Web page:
Understanding the Brain

Childhood memory

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Museum of Childhood Memories

A childhood memory is a memory from childhood.

The earliest age from which adults typically have memories is disputed. Psychologist Richard McNally has written that most adults cannot recollect anything from before the age of three or four but Karl Sabbagh found that many of his friends and acquaintances had memories from the age of two or before. Sabbagh suggests that the earliest memories tend to be be visual snapshots and that these lacked the narrative structure which other researchers required.[1]

Charles Darwin's earliest memory was of a cow which startled him, causing an accident which left a scar. He placed this memory as being before the age of four and thought that the details were sufficiently clear that the memory was not a false one generated by family reminiscence.[1]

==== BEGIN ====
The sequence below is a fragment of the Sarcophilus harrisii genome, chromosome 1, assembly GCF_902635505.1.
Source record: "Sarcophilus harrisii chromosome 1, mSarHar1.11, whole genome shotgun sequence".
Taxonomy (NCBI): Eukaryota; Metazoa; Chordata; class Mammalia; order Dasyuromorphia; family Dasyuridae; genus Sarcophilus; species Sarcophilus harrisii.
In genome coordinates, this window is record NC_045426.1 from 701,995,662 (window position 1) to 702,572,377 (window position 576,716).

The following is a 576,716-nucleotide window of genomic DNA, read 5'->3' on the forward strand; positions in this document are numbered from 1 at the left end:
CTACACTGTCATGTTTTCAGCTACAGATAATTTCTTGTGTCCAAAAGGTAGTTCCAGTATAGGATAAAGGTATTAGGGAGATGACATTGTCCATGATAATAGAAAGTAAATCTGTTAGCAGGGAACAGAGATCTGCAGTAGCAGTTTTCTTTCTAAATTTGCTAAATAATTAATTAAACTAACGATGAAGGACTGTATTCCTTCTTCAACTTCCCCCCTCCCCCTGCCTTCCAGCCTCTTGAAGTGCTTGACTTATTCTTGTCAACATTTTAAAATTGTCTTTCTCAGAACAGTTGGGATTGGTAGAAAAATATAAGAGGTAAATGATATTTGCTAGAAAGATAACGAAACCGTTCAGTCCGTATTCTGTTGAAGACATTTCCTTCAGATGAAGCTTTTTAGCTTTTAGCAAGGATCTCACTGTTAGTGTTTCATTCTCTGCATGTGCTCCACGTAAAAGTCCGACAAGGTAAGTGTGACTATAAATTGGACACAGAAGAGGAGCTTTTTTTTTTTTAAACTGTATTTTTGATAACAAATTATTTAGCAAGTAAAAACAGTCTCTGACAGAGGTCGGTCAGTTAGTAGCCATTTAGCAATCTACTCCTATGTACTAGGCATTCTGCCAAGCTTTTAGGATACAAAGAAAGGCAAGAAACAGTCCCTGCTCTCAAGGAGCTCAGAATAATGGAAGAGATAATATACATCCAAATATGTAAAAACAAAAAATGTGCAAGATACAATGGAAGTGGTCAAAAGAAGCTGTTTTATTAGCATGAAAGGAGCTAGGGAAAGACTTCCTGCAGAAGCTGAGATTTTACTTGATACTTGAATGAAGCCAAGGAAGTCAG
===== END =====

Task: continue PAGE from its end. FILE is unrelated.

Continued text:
New research, done by Harvard, now suggest that childhood memories can make a person more helpful and charitable. There's something about recalling memories that takes one back to their own youth, a time of moral purity and goodness, that makes a person's behavior more social. Whether the memory was good or bad, it sticks with the child and can carry over into their adult life.[2]

References

  1. 1.0 1.1 Karl Sabbagh (2009), "'To Remember for Years'", Remembering our childhood, Oxford University Press, ISBN 9780199218400 
  2. Jacobs, Tom. "Childhood Memories Provoke Charitable Behavior", 24 March 2011. Retrieved on 2011-06-16.